Manohla Dargis and her fight for female filmmakers

Manohla Dargis is  using her position as a critic of reckoning to write a series of articles on female filmmakers and their fight for equality.

The first one focused on Ava DuVernay and “Selma”. Everything I’ve seen and read about DuVernay says that she is incredibly pragmatic. From her keynote at Film Independent (where she urged filmmakers to focus on their work instead of getting desperate), to the fact that she was aware of set dynamics and managed the crew to ensure the set ran the way she wanted:

Movie sets can be very unfriendly spaces for women, as she knows. Before she started shooting, she recalled, she sat down with “every single person” on the crew and said, “I’m inviting you to work with me, so this is going to run in the way that I want it to run.”

The very fact that she got “Selma” made is credit to her. But as Dargis calls out, to make the leap to the big leagues, she had to make stories where the protagonists were men.

Notably, Ms. DuVernay and Ms. Jolie, having made movies about women, have now made the leap to bigger stakes with stories centered on men. I hope their movies burn up the box office, but I also hope they return to movies about women. We need those stories, and these days, female directors are often the only ones interested in them. Gender equality is an undeniable imperative. But it’s also essential to the future of the movies: This American art became great with stories about men *and* women, not just a superhero and some token chick.

Emphasis on the last sentence is mine.

While the first article focuses on one breakout director, the second article, paints a broader picture. Dargis covers women who’ve “made it” and then fallen off the map as directors as well as women who are producers.

This section about Amy Pascal is telling –

Among the female stories that Ms. Pascal helped shepherd earlier in her career was a lovely adaptation of that classic, “Little Women,” by Gillian Armstrong. Ms. Pascal had her share of critical and commercial successes, but those films were often also singled out for their subjects: women. In 2000, Variety predicted that Ms. Pascal’s forthcoming releases would “go a long way toward restoring some hormonal balance to the femme-heavy offerings marking her reign.” Movies like “The Patriot” and “The Hollow Man,” the article continued, as if to reassure anxious men everywhere, “will all provide a sharp blast of testosterone to the screen — and, it is hoped, a shot of adrenaline to the Sony ledgers.” That year, its biggest hit turned out to be the femme-heavy “Charlie’s Angels.”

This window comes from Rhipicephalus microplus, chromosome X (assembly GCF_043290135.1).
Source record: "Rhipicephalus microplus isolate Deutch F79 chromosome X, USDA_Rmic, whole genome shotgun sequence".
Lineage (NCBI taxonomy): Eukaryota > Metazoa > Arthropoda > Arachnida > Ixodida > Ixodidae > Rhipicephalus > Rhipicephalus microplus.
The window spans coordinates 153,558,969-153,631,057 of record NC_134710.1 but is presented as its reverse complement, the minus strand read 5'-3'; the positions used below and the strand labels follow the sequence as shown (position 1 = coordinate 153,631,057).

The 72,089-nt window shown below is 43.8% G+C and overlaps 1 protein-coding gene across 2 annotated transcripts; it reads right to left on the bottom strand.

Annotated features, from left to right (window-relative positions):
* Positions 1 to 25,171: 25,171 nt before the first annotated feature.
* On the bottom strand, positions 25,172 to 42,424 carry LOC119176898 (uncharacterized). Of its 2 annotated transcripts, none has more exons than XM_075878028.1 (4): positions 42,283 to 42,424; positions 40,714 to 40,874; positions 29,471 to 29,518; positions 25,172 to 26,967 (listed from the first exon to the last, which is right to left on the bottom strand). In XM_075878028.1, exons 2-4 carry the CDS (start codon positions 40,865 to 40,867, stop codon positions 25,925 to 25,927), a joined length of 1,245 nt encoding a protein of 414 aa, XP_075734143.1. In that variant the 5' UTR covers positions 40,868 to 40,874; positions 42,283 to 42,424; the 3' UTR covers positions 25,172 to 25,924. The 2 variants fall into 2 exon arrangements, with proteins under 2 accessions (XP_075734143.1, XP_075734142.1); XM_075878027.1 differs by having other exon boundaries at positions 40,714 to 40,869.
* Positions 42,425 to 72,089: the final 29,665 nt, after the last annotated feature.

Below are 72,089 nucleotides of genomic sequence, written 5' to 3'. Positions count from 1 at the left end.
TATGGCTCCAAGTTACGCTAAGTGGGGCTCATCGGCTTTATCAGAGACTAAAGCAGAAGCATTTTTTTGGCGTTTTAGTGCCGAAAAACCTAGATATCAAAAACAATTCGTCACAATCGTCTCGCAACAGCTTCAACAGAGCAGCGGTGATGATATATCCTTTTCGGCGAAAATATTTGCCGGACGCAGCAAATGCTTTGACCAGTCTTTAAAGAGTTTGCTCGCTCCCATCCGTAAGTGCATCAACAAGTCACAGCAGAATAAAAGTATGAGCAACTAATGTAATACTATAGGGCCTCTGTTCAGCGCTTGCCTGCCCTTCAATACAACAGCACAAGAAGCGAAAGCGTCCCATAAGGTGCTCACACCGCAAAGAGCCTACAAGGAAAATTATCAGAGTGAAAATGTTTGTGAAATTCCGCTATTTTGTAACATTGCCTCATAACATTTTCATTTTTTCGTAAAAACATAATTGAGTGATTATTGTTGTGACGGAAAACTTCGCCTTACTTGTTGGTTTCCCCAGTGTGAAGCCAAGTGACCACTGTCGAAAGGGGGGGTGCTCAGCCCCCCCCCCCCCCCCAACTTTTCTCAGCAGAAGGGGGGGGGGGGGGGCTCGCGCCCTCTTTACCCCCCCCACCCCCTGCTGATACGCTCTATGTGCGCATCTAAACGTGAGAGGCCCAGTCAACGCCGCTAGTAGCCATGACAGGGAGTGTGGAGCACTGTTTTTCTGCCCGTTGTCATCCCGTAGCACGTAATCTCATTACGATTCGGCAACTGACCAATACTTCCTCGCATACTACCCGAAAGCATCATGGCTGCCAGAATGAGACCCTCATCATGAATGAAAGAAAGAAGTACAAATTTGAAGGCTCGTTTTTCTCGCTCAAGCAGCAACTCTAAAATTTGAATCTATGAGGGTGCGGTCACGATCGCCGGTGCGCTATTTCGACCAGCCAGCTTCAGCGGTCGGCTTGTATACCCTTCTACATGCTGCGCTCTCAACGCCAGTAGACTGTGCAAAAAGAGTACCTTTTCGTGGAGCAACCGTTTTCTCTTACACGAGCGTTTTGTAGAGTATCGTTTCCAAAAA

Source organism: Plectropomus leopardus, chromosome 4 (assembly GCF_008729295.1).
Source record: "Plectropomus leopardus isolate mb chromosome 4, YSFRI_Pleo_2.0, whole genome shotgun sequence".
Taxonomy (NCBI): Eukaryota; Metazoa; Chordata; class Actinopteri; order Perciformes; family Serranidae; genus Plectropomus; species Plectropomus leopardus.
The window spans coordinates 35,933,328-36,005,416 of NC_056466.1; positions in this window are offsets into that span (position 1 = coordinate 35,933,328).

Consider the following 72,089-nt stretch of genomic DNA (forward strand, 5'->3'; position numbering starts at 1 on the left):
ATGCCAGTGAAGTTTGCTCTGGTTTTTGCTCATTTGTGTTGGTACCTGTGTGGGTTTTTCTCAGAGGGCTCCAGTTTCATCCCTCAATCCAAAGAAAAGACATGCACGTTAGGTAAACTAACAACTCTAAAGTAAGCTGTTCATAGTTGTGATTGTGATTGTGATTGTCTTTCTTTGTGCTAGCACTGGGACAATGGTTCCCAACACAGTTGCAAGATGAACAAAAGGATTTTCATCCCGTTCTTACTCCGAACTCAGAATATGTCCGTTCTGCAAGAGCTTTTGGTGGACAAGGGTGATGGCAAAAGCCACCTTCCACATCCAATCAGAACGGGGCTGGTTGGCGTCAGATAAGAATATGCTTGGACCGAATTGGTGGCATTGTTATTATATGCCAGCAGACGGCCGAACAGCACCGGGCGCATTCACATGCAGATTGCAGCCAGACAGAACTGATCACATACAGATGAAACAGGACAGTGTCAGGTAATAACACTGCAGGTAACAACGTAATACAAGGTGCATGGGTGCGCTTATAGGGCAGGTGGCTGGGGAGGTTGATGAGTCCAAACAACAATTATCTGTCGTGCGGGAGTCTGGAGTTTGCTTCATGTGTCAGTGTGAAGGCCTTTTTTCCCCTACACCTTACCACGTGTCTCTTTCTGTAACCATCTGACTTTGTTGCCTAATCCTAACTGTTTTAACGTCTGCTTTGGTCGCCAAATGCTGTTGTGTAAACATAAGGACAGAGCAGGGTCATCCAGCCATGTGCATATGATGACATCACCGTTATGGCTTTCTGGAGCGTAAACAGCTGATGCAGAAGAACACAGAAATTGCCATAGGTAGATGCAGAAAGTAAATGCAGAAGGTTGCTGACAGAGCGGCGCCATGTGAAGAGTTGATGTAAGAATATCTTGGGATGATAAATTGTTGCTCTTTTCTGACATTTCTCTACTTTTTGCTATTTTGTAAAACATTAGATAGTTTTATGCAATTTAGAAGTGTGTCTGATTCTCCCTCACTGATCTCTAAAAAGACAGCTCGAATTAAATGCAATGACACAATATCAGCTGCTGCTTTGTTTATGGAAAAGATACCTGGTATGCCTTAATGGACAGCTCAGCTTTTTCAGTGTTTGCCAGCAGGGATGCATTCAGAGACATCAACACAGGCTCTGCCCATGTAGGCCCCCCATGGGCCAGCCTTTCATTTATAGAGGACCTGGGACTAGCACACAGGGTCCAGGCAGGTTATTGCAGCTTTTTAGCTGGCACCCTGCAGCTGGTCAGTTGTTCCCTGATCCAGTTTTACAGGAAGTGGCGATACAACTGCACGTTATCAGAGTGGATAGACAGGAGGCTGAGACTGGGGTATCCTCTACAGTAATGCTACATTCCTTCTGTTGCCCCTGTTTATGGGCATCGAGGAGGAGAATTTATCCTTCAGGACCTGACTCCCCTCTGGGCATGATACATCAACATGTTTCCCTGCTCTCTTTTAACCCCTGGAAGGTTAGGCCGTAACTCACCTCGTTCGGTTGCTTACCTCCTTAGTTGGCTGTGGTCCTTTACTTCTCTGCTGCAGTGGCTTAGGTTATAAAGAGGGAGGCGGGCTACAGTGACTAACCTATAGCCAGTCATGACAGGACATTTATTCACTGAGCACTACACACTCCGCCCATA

Back in July I asked Ms. Pascal if those digs about the movies she made with women had affected her. She said that for a long time she felt “really embarrassed by that, because chick flicks are movies about girls who don’t work. They’re not really movies about girls who do. But then, everybody’s like, ‘Oh, that’s all she can do.’ So, maybe I overcorrected a little bit. Maybe I overcorrected and that’s not really a good thing to do.” She expressed excitement about some of the hits with female protagonists that had come out in the summer, though none were from Sony. “I think that the world has moved on,” she said, “and we’re not acknowledging it.”

As a producer, as a studio head, Pascal felt so much pressure to prove that she’s not “just” a woman, that she can make more than chick flicks, that she “overcorrected”. When was the last time a man appointed in a position of power had to examine whether he was perceived as making movies that are “too masculine” or “too action-packed” and overcorrect and make smaller, more sensitive movies? Pascal is one of the most powerful women in Hollywood and still she feels the pressure. The constant sexism and the repercussions of it are worth contemplating.

A facebook post recently drew my attention to this list of the top 20 cinematographers. #14 was “The women”. That is, all the women cinematographers grouped together. And the author’s explanation was that since no woman would make the list1, he thought he’d make them one homogenous blob that would serve to highlight the problem of the lack of women. Could you imagine doing this to any other demographic? Yeah, this is the world we inhabit.

That is why we need Dargis’ articles. Because if she didn’t, no one else would.


  1. a very questionable claim 

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